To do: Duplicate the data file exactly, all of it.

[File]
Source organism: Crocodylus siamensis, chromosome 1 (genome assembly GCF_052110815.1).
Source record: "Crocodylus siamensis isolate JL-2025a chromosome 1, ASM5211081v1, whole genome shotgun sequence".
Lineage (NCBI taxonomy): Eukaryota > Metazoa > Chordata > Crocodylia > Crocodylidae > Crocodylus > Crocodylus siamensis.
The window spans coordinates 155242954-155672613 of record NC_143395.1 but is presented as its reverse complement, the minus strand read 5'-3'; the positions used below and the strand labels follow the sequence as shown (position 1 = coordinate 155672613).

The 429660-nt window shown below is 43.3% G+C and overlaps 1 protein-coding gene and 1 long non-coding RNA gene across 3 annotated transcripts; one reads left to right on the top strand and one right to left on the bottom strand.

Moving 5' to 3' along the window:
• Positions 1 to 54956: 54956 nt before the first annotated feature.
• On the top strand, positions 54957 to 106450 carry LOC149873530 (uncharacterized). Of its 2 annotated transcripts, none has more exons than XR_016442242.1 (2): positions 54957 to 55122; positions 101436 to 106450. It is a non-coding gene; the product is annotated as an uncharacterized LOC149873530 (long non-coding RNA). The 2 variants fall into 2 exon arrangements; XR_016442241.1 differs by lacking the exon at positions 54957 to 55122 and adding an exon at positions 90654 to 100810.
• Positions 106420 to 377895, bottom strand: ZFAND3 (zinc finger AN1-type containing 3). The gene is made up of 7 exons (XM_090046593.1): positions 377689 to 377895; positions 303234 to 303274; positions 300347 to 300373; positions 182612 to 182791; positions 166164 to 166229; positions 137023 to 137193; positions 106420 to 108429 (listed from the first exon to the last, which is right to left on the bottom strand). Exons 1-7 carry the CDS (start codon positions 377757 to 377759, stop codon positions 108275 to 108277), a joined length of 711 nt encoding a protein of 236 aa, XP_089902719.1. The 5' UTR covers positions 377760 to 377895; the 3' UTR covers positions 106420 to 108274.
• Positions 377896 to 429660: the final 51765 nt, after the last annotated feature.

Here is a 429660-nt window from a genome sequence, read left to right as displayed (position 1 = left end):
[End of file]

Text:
Source organism: Crocodylus siamensis, chromosome 1 (genome assembly GCF_052110815.1).
Source record: "Crocodylus siamensis isolate JL-2025a chromosome 1, ASM5211081v1, whole genome shotgun sequence".
Lineage (NCBI taxonomy): Eukaryota > Metazoa > Chordata > Crocodylia > Crocodylidae > Crocodylus > Crocodylus siamensis.
The window spans coordinates 155242954-155672613 of record NC_143395.1 but is presented as its reverse complement, the minus strand read 5'-3'; the positions used below and the strand labels follow the sequence as shown (position 1 = coordinate 155672613).

The 429660-nt window shown below is 43.3% G+C and overlaps 1 protein-coding gene and 1 long non-coding RNA gene across 3 annotated transcripts; one reads left to right on the top strand and one right to left on the bottom strand.

Moving 5' to 3' along the window:
• Positions 1 to 54956: 54956 nt before the first annotated feature.
• On the top strand, positions 54957 to 106450 carry LOC149873530 (uncharacterized). Of its 2 annotated transcripts, none has more exons than XR_016442242.1 (2): positions 54957 to 55122; positions 101436 to 106450. It is a non-coding gene; the product is annotated as an uncharacterized LOC149873530 (long non-coding RNA). The 2 variants fall into 2 exon arrangements; XR_016442241.1 differs by lacking the exon at positions 54957 to 55122 and adding an exon at positions 90654 to 100810.
• Positions 106420 to 377895, bottom strand: ZFAND3 (zinc finger AN1-type containing 3). The gene is made up of 7 exons (XM_090046593.1): positions 377689 to 377895; positions 303234 to 303274; positions 300347 to 300373; positions 182612 to 182791; positions 166164 to 166229; positions 137023 to 137193; positions 106420 to 108429 (listed from the first exon to the last, which is right to left on the bottom strand). Exons 1-7 carry the CDS (start codon positions 377757 to 377759, stop codon positions 108275 to 108277), a joined length of 711 nt encoding a protein of 236 aa, XP_089902719.1. The 5' UTR covers positions 377760 to 377895; the 3' UTR covers positions 106420 to 108274.
• Positions 377896 to 429660: the final 51765 nt, after the last annotated feature.

Here is a 429660-nt window from a genome sequence, read left to right as displayed (position 1 = left end):